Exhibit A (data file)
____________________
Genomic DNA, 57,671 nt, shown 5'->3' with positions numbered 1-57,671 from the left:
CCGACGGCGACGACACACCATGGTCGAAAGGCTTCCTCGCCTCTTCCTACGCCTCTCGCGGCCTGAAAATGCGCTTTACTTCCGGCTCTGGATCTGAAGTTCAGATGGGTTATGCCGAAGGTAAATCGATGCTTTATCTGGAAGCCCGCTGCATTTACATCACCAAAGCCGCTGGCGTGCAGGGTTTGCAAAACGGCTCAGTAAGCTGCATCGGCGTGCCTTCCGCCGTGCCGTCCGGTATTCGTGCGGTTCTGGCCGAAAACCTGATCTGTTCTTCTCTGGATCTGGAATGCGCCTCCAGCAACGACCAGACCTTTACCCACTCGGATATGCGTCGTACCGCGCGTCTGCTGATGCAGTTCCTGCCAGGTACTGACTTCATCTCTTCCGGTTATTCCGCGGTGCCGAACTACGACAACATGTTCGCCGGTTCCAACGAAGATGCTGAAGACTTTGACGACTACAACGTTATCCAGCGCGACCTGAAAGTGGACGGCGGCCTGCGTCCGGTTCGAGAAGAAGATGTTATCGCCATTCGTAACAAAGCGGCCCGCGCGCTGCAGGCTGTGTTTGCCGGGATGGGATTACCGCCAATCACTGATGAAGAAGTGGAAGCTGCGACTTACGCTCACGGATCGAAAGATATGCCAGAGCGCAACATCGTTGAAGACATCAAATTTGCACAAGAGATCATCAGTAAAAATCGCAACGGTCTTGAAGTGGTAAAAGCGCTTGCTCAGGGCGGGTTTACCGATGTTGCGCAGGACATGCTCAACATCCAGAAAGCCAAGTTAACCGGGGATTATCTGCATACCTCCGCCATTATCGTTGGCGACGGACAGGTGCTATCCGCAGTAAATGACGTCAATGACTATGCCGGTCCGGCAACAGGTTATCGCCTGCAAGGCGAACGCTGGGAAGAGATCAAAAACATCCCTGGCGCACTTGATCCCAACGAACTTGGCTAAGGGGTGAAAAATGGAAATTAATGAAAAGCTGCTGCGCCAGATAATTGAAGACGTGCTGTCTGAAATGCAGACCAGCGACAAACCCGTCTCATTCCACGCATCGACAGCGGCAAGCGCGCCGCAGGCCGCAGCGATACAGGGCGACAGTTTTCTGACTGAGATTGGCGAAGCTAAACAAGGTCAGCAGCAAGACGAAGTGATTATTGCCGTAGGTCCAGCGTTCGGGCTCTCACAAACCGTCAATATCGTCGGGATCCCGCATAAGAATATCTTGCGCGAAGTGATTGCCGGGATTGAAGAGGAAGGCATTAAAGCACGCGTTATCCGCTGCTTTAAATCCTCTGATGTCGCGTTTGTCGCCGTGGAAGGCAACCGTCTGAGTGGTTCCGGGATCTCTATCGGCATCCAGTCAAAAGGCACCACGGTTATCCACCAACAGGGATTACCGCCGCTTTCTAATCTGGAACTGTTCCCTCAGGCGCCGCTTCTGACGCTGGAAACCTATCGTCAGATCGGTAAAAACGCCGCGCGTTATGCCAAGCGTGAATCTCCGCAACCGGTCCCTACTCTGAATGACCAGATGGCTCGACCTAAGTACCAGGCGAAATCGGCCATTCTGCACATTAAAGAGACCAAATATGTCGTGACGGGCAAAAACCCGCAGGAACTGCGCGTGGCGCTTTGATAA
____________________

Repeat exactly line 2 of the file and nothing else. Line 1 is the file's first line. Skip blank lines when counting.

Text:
CCGACGGCGACGACACACCATGGTCGAAAGGCTTCCTCGCCTCTTCCTACGCCTCTCGCGGCCTGAAAATGCGCTTTACTTCCGGCTCTGGATCTGAAGTTCAGATGGGTTATGCCGAAGGTAAATCGATGCTTTATCTGGAAGCCCGCTGCATTTACATCACCAAAGCCGCTGGCGTGCAGGGTTTGCAAAACGGCTCAGTAAGCTGCATCGGCGTGCCTTCCGCCGTGCCGTCCGGTATTCGTGCGGTTCTGGCCGAAAACCTGATCTGTTCTTCTCTGGATCTGGAATGCGCCTCCAGCAACGACCAGACCTTTACCCACTCGGATATGCGTCGTACCGCGCGTCTGCTGATGCAGTTCCTGCCAGGTACTGACTTCATCTCTTCCGGTTATTCCGCGGTGCCGAACTACGACAACATGTTCGCCGGTTCCAACGAAGATGCTGAAGACTTTGACGACTACAACGTTATCCAGCGCGACCTGAAAGTGGACGGCGGCCTGCGTCCGGTTCGAGAAGAAGATGTTATCGCCATTCGTAACAAAGCGGCCCGCGCGCTGCAGGCTGTGTTTGCCGGGATGGGATTACCGCCAATCACTGATGAAGAAGTGGAAGCTGCGACTTACGCTCACGGATCGAAAGATATGCCAGAGCGCAACATCGTTGAAGACATCAAATTTGCACAAGAGATCATCAGTAAAAATCGCAACGGTCTTGAAGTGGTAAAAGCGCTTGCTCAGGGCGGGTTTACCGATGTTGCGCAGGACATGCTCAACATCCAGAAAGCCAAGTTAACCGGGGATTATCTGCATACCTCCGCCATTATCGTTGGCGACGGACAGGTGCTATCCGCAGTAAATGACGTCAATGACTATGCCGGTCCGGCAACAGGTTATCGCCTGCAAGGCGAACGCTGGGAAGAGATCAAAAACATCCCTGGCGCACTTGATCCCAACGAACTTGGCTAAGGGGTGAAAAATGGAAATTAATGAAAAGCTGCTGCGCCAGATAATTGAAGACGTGCTGTCTGAAATGCAGACCAGCGACAAACCCGTCTCATTCCACGCATCGACAGCGGCAAGCGCGCCGCAGGCCGCAGCGATACAGGGCGACAGTTTTCTGACTGAGATTGGCGAAGCTAAACAAGGTCAGCAGCAAGACGAAGTGATTATTGCCGTAGGTCCAGCGTTCGGGCTCTCACAAACCGTCAATATCGTCGGGATCCCGCATAAGAATATCTTGCGCGAAGTGATTGCCGGGATTGAAGAGGAAGGCATTAAAGCACGCGTTATCCGCTGCTTTAAATCCTCTGATGTCGCGTTTGTCGCCGTGGAAGGCAACCGTCTGAGTGGTTCCGGGATCTCTATCGGCATCCAGTCAAAAGGCACCACGGTTATCCACCAACAGGGATTACCGCCGCTTTCTAATCTGGAACTGTTCCCTCAGGCGCCGCTTCTGACGCTGGAAACCTATCGTCAGATCGGTAAAAACGCCGCGCGTTATGCCAAGCGTGAATCTCCGCAACCGGTCCCTACTCTGAATGACCAGATGGCTCGACCTAAGTACCAGGCGAAATCGGCCATTCTGCACATTAAAGAGACCAAATATGTCGTGACGGGCAAAAACCCGCAGGAACTGCGCGTGGCGCTTTGATAA